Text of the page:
restricted access James Joyce and the Language of History: Dedalus's Nightmare (review)
In lieu of an abstract, here is a brief excerpt of the content:

Reviewed by
Robert Spoo. James Joyce and the Language of History: Dedalus’s Nightmare. Oxford UP, 1994. xii + 195 pp.

That we do not normally think of Joyce as a “historical novelist,” in spite of all the proper names, exact dates, and concrete details he weaves into his fictions, is testimony to the complicated relation his work has to the writing of history. He both utilizes and parodies a variety of historical styles and attitudes in order to put to the test, through comedy and critique, his fiction’s claims to capture the past. Robert Spoo’s illuminating book examines this engagement with historiography (primarily in A Portrait of the Artist as a Young Man and Ulysses, but with some fruitful glances ahead to Finnegans Wake) by means of a judicious mixture of careful research, astute readings, and appropriate theoretical reflection.

As his subtitle suggests, Spoo treats Stephen Dedalus as a lens through which to view his subject, arguing that even when Stephen’s presence as a character fades, his “intellectual influence” remains strong. The text of Ulysses is said to “enact” Stephen’s subversive view of history, a view glimpsed in the “Parable of the Plums” in “Aeolus” and in the disquisition on Shakespeare in “Scylla and Charybdis.” Fortunately, Spoo doesn’t build too much on this argument, which seems uncomfortably close to the discredited idea that Stephen goes on to become the author of Ulysses itself, and which makes it difficult to deal with Stephen’s by no means authoritative (or authorial) presence in the later chapters of the book. He may be a little uneasy with the argument himself, as he suggests a number of alternative possibilities: that it is the “mature Joyce” or the “Arranger” or perhaps Leopold Bloom who comes to Stephen’s rescue when he is done in by history. In any event, the considerable strengths of this book lie in the larger discussion of Joyce’s relation to the writing of history rather than in the attempt to resituate and re-evaluate Stephen and Stephen’s perspective.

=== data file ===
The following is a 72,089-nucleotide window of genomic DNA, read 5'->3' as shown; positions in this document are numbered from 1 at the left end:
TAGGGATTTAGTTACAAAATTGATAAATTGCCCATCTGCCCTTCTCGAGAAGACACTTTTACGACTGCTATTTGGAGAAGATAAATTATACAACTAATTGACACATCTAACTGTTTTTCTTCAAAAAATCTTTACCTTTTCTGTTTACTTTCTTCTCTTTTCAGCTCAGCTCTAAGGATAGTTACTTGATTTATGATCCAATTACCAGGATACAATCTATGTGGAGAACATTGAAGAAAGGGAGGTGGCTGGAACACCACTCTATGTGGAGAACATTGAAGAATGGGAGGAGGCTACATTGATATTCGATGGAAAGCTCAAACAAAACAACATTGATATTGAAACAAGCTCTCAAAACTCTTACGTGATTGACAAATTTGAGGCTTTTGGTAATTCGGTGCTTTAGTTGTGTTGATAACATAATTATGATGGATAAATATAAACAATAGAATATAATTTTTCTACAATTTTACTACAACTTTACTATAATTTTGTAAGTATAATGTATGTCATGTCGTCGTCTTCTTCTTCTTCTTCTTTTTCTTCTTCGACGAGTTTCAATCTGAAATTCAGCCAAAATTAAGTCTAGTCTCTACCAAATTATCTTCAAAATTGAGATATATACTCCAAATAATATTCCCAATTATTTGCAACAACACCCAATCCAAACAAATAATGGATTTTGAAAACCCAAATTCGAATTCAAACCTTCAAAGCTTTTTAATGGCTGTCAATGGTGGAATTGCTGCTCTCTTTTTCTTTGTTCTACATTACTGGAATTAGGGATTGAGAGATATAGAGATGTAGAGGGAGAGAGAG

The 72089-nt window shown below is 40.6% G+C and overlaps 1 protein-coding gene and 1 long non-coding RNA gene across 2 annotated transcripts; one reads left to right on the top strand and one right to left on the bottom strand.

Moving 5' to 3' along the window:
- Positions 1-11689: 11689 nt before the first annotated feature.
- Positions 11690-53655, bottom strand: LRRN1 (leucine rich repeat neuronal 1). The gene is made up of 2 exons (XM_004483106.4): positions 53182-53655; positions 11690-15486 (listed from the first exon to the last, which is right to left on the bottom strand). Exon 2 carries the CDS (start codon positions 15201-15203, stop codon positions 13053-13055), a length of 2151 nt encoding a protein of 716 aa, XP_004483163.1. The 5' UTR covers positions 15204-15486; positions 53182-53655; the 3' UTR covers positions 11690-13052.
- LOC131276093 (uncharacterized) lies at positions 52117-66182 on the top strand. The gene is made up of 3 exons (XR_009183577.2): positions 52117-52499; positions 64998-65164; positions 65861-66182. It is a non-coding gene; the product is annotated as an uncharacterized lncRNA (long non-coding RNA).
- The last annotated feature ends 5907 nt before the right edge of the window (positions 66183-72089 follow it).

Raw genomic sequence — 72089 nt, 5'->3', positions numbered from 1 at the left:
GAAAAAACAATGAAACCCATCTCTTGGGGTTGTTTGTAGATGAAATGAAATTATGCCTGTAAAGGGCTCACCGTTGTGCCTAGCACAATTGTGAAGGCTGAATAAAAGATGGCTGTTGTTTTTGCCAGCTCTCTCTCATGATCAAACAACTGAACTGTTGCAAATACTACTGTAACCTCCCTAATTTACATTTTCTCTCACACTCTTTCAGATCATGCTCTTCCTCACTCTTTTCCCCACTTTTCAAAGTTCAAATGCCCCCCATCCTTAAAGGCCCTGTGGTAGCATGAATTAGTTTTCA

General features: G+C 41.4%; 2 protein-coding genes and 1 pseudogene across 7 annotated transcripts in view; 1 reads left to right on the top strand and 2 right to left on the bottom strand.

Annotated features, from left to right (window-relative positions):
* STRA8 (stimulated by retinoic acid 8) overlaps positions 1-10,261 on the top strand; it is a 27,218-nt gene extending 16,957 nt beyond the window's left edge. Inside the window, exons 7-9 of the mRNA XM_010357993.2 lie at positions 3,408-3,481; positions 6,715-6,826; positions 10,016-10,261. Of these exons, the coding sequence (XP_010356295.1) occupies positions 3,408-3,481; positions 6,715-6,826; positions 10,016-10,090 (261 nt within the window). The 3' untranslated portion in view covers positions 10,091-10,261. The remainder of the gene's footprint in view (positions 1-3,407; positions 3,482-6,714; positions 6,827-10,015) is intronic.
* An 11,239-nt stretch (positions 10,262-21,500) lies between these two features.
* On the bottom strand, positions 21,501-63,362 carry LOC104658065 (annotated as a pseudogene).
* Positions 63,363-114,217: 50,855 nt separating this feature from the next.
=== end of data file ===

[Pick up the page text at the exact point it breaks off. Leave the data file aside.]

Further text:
The story Spoo tells is not, in its outline, a surprising one: Joyce became more and more alert to the dangers of totalizing, monocausal, teleological versions of history and developed strategies to disrupt and subvert such representations. It is in the details that the interest lies; in, for instance, the discussion of Joyce’s indebtedness to Guglielmo Ferrero’s anti-heroic history of Rome or in the consideration of textiles and ghosts in Joyce’s fiction as figures for historical understanding. (The notion of history as spectral presence, and historiography as conjuration, [End Page 888] is—with its implications of both immediate apprehension and unavoidable, uncontrollable, mediation—an extremely rich one and could have structured the whole book. Spoo fruitfully returns to the subject in his final chapter, where he discusses “Circe” as a ghost story.) Although he begins, in the first chapter, with Joyce responding to the omnipresence of history in Rome during his stay there, Spoo’s own method is more critical than historical. A chapter on A Portrait and the influence on Joyce—and Stephen—of Romantic historiography is followed by four chapters on Ulysses, which, focusing on a selection of episodes, trace the competing views of history within the novel (Deasy’s sententious reductivism versus Stephen’s riddling parabolism, for instance) and at the same time the changing stylistic norms that engage in different ways with the discursive traditions of written history. One particularly interesting strand in the argument is Joyce’s use of popular forms of historiography as a counter to received traditions, with the carnivalization of the figure of Parnell as an instructive example.

Criticism which proceeds by means of such close readings (of both texts and contexts) has to be highly selective in its dealings even with a single work, especially when that work is as enormous in scale and scope as Ulysses. Spoo chooses to focus on two pairs of chapters, “Nestor” and “Proteus,” “Oxen of the Sun” and “Circe,” and, in a discussion that considerably enhances our understanding of what might have seemed an exhausted topic, on the deployment of rhetoric in “Aeolus.” (The absence...